34         Student[] somefolks = (Student[])mySerializer.Deserialize(myReader);
   35     }
   36 }
   37 
   38 public class Student
   39 {
   40     public int SSN;
   41 
   42     public decimal GPA;
   43 
   44     //It is assumed that the values "FOO" and "BAR" are put here by
   45     // a code generator, so it's not that big of a deal that they are 
   46     // duplicated in this code. Just trying to cover all bases. 
   47     [XmlIgnore]
   48     public bool cool
   49     {
   50         get
   51         {
   52             if (coolStringValue == null || coolStringValue.Length == 0) return false;
   53 
   54             if (CaseInsensitiveComparer.DefaultInvariant.Compare(coolStringValue,"FOO") == 0)
   55             {
   56                 return true;
   57             }
   58             else if (CaseInsensitiveComparer.DefaultInvariant.Compare(coolStringValue,"BAR") == 0)
   59             {
   60                 return false;
   61             }
   62             throw new ApplicationException(coolStringValue + " 
is neither FOO (true) nor BAR (false). This is an invalid state for this boolean.");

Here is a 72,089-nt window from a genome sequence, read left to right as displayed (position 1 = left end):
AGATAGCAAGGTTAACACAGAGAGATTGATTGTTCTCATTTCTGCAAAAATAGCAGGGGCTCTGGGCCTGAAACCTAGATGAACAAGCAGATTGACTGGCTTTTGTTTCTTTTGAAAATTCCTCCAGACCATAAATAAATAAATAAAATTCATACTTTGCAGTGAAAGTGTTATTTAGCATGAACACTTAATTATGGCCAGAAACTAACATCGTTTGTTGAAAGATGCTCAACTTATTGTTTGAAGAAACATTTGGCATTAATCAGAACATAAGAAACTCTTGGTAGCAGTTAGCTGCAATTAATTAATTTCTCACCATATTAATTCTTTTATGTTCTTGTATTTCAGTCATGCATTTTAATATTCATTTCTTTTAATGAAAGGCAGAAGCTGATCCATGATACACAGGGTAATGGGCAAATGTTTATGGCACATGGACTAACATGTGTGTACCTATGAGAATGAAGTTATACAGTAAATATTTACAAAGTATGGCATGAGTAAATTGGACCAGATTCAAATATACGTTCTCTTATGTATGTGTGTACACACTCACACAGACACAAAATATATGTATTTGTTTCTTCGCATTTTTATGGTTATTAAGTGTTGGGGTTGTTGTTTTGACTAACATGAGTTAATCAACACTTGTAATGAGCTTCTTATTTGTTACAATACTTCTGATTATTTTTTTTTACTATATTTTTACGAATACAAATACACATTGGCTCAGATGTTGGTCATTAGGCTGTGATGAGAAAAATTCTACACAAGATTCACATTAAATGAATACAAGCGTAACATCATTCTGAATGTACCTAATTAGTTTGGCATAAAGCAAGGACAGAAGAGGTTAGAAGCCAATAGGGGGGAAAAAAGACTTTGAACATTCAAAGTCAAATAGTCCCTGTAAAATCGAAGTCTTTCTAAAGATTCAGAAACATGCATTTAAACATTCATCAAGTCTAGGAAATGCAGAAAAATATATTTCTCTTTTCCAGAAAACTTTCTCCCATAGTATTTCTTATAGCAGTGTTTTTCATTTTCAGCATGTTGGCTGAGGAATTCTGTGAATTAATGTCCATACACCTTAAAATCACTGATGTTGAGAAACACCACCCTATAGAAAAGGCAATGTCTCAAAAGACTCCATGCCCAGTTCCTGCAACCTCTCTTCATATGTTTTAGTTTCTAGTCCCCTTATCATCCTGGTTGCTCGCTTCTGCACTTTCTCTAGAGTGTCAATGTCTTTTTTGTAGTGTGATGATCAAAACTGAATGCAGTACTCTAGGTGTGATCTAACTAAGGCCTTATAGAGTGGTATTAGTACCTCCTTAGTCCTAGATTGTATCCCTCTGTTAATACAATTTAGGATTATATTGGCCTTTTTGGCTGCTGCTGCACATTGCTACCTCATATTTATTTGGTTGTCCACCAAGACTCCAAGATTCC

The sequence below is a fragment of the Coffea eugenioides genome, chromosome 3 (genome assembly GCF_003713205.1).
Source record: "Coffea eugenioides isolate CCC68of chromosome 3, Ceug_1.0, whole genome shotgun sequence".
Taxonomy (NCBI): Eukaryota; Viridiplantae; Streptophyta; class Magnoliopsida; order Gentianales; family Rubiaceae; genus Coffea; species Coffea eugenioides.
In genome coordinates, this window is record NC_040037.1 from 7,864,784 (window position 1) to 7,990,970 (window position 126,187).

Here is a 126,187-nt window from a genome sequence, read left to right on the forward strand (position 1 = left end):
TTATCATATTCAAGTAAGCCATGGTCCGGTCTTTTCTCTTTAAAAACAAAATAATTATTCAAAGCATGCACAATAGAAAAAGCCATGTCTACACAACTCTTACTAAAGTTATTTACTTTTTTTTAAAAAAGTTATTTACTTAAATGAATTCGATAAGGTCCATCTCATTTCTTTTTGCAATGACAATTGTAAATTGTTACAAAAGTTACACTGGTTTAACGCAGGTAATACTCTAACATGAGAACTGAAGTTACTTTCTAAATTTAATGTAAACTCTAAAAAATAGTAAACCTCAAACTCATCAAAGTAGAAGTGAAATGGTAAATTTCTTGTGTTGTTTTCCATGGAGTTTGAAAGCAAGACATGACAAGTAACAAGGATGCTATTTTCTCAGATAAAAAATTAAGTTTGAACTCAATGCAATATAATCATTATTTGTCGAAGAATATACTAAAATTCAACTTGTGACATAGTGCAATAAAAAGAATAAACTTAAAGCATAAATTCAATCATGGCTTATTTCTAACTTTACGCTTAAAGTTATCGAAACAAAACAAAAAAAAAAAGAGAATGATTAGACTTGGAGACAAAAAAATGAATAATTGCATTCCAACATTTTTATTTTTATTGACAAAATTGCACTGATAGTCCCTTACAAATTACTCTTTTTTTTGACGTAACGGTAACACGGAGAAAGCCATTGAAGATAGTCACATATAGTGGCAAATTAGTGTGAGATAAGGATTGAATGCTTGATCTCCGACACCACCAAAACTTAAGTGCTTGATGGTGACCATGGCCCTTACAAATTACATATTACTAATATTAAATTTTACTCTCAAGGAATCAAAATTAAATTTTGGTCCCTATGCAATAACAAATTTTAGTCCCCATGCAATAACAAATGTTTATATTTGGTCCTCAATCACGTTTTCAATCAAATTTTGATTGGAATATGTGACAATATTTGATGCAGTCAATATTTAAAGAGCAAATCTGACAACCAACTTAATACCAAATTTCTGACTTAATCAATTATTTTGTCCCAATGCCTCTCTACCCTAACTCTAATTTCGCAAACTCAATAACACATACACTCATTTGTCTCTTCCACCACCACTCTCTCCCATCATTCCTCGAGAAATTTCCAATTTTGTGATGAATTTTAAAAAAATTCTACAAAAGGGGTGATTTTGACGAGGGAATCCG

63         }
   64         set
   65         {
   66             coolStringValue = (value ? "FOO" : "BAR" );            
   67         }
   68     }    
   69     [XmlElementAttribute(ElementName="cool",DataType="string")]
   70     public string coolStringValue = "bar";
   71 
   72     public DateTime birthday = DateTime.Now;
   73 
   74     public long Height = 80;
   75 }

This code listing outputs this XML:

<?xml version="1.0" encoding="utf-8"?>
<ArrayOfStudent xmlns:xsd="
http://www.w3.org/2001/XMLSchema
       xmlns:xsi="
http://www.w3.org/2001/XMLSchema-instance">
  <Student>
    <SSN>555555555</SSN>
    <GPA>0.1</GPA>
    <cool>BAR</cool>
    <birthday>2005-09-01T13:35:31.0041088-07:00</birthday>
    <Height>60</Height>
  </Student>
  <Student>
    <SSN>555554444</SSN>
    <GPA>3.1</GPA>
    <cool>FOO</cool>
    <birthday>2005-09-01T13:35:31.0041088-07:00</birthday>
    <Height>160</Height>
  </Student>
</ArrayOfStudent>

About Scott

Scott Hanselman is a former professor, former Chief Architect in finance, now speaker, consultant, father, diabetic, and Microsoft employee. He is a failed stand-up comic, a cornrower, and a book author.

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PSP Playstation Portable 2.0 Firmware Update

August 25, '05 Comments [3] Posted in Reviews | Gaming
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System_updates2_head2Just wirelessly downloaded the new PSP 2.0 Firmware. New features include a legit Web Browser which makes the PSP finally useful enough to carry in my bag with me. Also new in the 2.0 release is a Wallpaper feature, new graphics format support, support for unprotected AAC and WAV audio files which should please my iTunes collection.

This device has so much potential it's ricockulous.

About Scott